What is it? Why is it important? What’s the ideal one supposed to look like?

Underjaw refers to the shape and degree of curve in the lower jaw. There are so many other parts of the dog we pay specific attention to, the underjaw might seem like it has little to no importance.
The underjaw is a very important part of the dog and one of the features that can make or break expression and can even affect the soundness of the dog if it is grossly mishapen.

How does this important part of head type go so unnoticed? Its a deeper level of dog knowledge and one of the parts of the head that can change the entire expression. When we begin learning about type, we learn that expression is one of the five components. We learn that type is what sets breeds apart in defiance breeds amongst other similar breeds. With the shorty bull being a composite breed, made from other established bull breeds, it must have its own definitive type. The under jaw is one of the features unique to the shorty bull and different from the ancestors used in the creation.

If you look at the side profile of the bulldog you should see that the curved under jaw that is very prominent. If you look at the French Bulldog the jaw is not nearly as prominent as the bulldog. And the Staffordshire Bull Terrier is completely different then the French Bulldog and the bulldog with much less upward curve to the lower jaw.

The ideal shorty bull should have a curved under jaw that clamps together when closed and the curve should be visible when looking at a profile of the head. When viewing from the lower jaw should be wide. The curve should be greater than the curve you see in a French Bulldog but less than the curve seen on an English Bulldog. Remember that the underjaw and the underbite are different parts. Too much curve in the underjaw results in a scoop and a lack of underjaw gives the expression of longer lips and when viewed from the front, it appears the dog has ‘no chin’ or just a tiny triangle of underjaw visible when ideally it should round out the bottom of the face when viewed by the profile.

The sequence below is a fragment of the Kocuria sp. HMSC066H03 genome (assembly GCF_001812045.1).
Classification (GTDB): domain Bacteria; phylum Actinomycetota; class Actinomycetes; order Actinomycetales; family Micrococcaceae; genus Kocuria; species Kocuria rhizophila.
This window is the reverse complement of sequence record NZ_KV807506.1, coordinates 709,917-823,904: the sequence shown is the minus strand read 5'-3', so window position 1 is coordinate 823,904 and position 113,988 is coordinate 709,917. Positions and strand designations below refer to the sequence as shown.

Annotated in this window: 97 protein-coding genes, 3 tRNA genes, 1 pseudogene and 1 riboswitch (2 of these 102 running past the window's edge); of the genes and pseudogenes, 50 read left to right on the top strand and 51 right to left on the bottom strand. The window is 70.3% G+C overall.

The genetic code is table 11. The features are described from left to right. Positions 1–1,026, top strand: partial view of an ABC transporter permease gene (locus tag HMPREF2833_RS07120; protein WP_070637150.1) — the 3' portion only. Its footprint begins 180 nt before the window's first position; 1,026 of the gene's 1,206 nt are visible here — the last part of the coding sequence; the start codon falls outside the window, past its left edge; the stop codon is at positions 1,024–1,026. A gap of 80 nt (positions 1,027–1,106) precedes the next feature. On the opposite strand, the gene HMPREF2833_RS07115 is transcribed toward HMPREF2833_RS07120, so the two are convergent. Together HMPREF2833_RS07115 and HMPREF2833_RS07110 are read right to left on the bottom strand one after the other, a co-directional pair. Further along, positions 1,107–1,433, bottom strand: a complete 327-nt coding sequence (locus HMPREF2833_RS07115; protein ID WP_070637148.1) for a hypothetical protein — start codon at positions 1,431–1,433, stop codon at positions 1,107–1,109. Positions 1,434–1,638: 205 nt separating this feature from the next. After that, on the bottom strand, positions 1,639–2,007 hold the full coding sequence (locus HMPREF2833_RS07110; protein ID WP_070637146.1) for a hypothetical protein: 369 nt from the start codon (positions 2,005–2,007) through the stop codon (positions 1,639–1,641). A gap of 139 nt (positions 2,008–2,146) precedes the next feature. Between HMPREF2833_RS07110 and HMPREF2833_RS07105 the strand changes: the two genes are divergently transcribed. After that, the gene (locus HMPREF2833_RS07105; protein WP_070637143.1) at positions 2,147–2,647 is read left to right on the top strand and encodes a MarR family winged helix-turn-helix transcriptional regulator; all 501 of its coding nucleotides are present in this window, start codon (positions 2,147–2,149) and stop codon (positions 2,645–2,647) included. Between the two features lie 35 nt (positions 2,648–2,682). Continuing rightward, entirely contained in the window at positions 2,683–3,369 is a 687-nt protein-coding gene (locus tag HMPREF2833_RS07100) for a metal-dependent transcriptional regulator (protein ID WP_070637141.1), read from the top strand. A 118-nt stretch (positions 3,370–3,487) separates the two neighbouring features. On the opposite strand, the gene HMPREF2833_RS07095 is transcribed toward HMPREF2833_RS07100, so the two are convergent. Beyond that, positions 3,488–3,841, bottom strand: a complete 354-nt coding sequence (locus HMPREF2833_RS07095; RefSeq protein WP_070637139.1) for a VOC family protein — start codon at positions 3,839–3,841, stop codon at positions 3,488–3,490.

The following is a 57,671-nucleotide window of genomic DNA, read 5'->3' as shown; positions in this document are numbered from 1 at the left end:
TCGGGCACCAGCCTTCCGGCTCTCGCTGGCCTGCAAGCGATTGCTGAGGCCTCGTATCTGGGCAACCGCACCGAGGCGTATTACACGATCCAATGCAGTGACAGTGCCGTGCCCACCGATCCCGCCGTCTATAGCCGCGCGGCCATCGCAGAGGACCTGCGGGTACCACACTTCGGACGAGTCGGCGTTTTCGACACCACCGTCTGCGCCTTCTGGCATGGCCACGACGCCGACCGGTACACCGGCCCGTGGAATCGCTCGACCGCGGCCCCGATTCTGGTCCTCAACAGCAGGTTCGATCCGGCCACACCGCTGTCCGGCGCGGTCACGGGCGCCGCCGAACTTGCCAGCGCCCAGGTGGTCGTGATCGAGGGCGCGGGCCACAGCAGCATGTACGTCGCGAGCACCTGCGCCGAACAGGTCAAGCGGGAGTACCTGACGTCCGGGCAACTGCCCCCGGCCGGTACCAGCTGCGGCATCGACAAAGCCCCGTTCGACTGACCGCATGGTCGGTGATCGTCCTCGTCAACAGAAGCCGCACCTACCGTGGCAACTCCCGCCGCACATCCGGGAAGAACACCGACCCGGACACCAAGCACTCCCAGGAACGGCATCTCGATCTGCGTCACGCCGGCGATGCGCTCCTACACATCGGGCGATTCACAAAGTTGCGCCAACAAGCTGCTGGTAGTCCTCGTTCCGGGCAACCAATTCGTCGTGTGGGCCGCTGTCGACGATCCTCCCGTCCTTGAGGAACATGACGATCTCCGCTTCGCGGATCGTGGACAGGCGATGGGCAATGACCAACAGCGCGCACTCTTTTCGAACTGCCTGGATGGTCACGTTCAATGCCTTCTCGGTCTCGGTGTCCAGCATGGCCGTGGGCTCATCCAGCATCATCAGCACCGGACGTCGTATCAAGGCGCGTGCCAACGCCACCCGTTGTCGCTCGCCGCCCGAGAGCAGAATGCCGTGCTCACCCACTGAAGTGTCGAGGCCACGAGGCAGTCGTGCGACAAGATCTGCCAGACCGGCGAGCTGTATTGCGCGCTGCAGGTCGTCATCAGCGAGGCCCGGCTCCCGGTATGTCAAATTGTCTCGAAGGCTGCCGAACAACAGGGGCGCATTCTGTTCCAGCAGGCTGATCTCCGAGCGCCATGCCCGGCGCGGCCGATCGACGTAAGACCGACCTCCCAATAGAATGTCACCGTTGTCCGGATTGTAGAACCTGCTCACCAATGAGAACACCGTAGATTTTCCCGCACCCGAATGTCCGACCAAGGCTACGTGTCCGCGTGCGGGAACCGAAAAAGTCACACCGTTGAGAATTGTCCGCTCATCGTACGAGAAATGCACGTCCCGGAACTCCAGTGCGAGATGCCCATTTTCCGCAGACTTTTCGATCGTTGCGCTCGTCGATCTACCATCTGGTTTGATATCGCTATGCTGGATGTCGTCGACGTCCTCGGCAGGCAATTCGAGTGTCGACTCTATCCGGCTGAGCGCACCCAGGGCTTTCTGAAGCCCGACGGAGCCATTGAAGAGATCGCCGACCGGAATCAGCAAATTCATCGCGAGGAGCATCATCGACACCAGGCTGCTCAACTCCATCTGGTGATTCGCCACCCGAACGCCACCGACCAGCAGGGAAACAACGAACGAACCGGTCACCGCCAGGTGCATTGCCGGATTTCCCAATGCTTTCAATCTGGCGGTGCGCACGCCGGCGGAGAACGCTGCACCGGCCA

If youve ever looked at a dogs head and said, “Theres something different looking, but i cant put my finger on it, it just looks different”? Its because we need to be looking at the head in parts and as a whole. The underjaw, the eye set, the eye shape, the nose, the fill on either side of the muzzle, the space between the ears, the prominent cheeks all make up the expression. A change in any of these features changes expression. These are the features that dedicated breeders “fine tune”. They are the very things overlooked by new fanciers and the things that affect a judges decision when both dogs are very close overall.

Hope this helps you understand the breed a bit more and gives you another thing to strive for in your breeding programs. The underjaw…one little piece that can make or break the whole dog.

Written by Jamie Sweet – BBC President July 29th 2016

Shorty Bull Under-jaw.